Article

The HR motif in the RNA-dependent RNA polymerase L protein of Chandipura virus is required for unconventional mRNA-capping activity.

Department of Molecular Genetics, Section of Virology, Lerner Research Institute, Cleveland Clinic, Cleveland, OH 44195, USA.
Journal of General Virology (Impact Factor: 3.53). 05/2010; 91(Pt 5):1311-4. DOI: 10.1099/vir.0.019307-0
Source: PubMed

ABSTRACT Chandipura virus (CHPV) is an emerging human pathogen associated with acute encephalitis and is related closely to vesicular stomatitis virus (VSV), a prototype rhabdovirus. Here, we demonstrate that the RNA polymerase L protein of CHPV exhibits a VSV-like RNA:GDP polyribonucleotidyltransferase (PRNTase) activity, which transfers the 5'-monophosphorylated (p-) viral mRNA start sequence to GDP to produce a capped RNA, and that the conserved HR motif in the CHPV L protein is essential for the PRNTase activity. Interestingly, the CHPV L protein was found to form two distinct SDS-resistant complexes with the CHPV mRNA and leader RNA start sequences; mutations in the HR motif significantly reduced the formation of the former complex (a putative covalent enzyme-pRNA intermediate in the PRNTase reaction), but not the latter complex. These results suggest that the rhabdoviral L proteins universally use the active-site HR motif for the PRNTase reaction at the step of the enzyme-pRNA intermediate formation.

0 Bookmarks
 · 
63 Views
  • [Show abstract] [Hide abstract]
    ABSTRACT: This article supports several aspects of the arguments by Hofmann, Asmundson, and Beck (2013--this issue) about the scientific basis of cognitive-behavioral therapy (CBT), for example, that CBT has a strong evidence base, and that studies of the mechanisms of change are warranted. This response discusses growth within the broad field of CBT, as well as the diverse research methods that are needed to explore both clinical efficacy and treatment mechanism questions. It is suggested that the field of CBT may be approaching a shift in emphasis from cognitive to metacognitive assessment and interventions. The article concludes with a statement of general support for further development of the field of CBT.
    Behavior therapy 06/2013; 44(2):224-7. · 2.85 Impact Factor
  • [Show abstract] [Hide abstract]
    ABSTRACT: The Ebola virus (EBOV) RNA-dependent RNA polymerase (RdRp) complex consists of the catalytic subunit of the polymerase, L, and its cofactor VP35. Using immunofluorescence analysis and coimmunoprecipitation assays, we mapped the VP35 binding site on L. A core binding domain spanning amino acids 280-370 of L was sufficient to mediate weak interaction with VP35, while the entire N-terminus up to amino acid 380 was required for strong VP35-L binding. Interestingly, the VP35 binding site overlaps with an N-terminal L homo-oligomerization domain in a non-competitive manner. N-terminal L deletion mutants containing the VP35 binding site were able to efficiently block EBOV replication and transcription in a minigenome system suggesting the VP35 binding site on L as a potential target for the development of antivirals.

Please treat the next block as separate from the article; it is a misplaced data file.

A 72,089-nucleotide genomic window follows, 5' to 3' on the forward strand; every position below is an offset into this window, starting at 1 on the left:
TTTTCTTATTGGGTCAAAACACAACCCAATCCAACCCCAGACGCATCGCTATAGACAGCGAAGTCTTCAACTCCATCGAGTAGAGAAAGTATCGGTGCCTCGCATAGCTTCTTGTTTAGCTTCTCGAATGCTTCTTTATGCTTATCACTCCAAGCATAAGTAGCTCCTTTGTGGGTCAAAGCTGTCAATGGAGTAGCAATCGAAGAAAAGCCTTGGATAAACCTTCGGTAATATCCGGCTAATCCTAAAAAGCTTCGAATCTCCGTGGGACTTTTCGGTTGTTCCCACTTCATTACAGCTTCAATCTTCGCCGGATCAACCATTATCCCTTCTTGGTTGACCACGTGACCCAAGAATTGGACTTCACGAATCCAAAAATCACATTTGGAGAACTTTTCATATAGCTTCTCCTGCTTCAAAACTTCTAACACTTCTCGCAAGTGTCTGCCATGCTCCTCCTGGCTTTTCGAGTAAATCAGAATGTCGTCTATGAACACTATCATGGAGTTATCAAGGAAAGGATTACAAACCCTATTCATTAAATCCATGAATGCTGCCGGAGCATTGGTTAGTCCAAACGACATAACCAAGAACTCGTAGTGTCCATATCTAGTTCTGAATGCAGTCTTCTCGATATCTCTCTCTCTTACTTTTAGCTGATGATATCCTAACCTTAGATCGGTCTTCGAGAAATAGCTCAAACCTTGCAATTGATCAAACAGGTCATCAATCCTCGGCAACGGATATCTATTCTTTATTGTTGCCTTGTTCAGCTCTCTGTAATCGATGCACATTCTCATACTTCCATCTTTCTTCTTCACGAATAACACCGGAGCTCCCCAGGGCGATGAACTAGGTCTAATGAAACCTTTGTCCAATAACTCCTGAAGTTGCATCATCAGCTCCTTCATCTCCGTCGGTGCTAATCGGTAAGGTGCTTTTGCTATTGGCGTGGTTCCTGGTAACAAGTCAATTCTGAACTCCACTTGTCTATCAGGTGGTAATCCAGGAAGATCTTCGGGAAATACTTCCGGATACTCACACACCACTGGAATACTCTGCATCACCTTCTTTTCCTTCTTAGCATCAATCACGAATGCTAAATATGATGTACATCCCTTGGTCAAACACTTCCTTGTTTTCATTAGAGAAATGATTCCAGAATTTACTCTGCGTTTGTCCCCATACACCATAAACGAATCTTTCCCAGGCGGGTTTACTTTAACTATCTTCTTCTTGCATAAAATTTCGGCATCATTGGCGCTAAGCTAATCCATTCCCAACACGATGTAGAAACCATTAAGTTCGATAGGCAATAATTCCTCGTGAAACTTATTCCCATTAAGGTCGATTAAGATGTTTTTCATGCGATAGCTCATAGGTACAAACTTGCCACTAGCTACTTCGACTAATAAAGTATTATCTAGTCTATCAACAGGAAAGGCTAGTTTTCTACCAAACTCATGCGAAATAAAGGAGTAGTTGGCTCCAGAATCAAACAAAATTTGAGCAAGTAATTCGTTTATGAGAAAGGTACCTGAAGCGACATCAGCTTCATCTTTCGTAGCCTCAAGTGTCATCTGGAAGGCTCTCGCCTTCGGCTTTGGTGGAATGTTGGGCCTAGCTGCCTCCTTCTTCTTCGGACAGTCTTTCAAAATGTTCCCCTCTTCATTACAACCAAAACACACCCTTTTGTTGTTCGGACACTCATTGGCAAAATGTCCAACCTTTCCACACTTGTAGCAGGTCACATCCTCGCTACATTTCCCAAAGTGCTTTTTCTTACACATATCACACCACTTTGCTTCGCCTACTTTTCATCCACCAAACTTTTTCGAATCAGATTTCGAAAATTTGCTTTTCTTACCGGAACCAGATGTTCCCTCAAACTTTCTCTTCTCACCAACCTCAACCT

Virology 04/2013; · 3.28 Impact Factor
  • Source
    [Show abstract] [Hide abstract]
    ABSTRACT: The multifunctional RNA-dependent RNA polymerase L protein of vesicular stomatitis virus catalyzes unconventional pre-mRNA capping via the covalent enzyme-pRNA intermediate formation, which requires the histidine-arginine (HR) motif in the polyribonucleotidyltransferase domain. Here, the effects of cap-defective mutations in the HR motif on transcription were analyzed using an in vitro reconstituted transcription system. The wild-type L protein synthesized the leader RNA from the 3'-end of the genome followed by 5'-capped and 3'-polyadenylated mRNAs from internal genes by a stop-start transcription mechanism. Cap-defective mutants efficiently produced the leader RNA, but displayed aberrant stop-start transcription using cryptic termination and initiation signals within the first gene, resulting in sequential generation of ∼40-nucleotide transcripts with 5'-ATP from a correct mRNA-start site followed by a 28-nucleotide transcript and long 3'-polyadenylated transcript initiated with non-canonical GTP from atypical start sites. Frequent transcription termination and re-initiation within the first gene significantly attenuated the production of downstream mRNAs. Consistent with the inability of these mutants in in vitro mRNA synthesis and capping, these mutations were lethal to virus replication in cultured cells. These findings indicate that viral mRNA capping is required for accurate stop-start transcription as well as mRNA stability and translation and, therefore, for virus replication in host cells.
    Nucleic Acids Research 10/2014; · 8.81 Impact Factor

Full-text (2 Sources)

Download
7 Downloads
Available from
Jun 4, 2014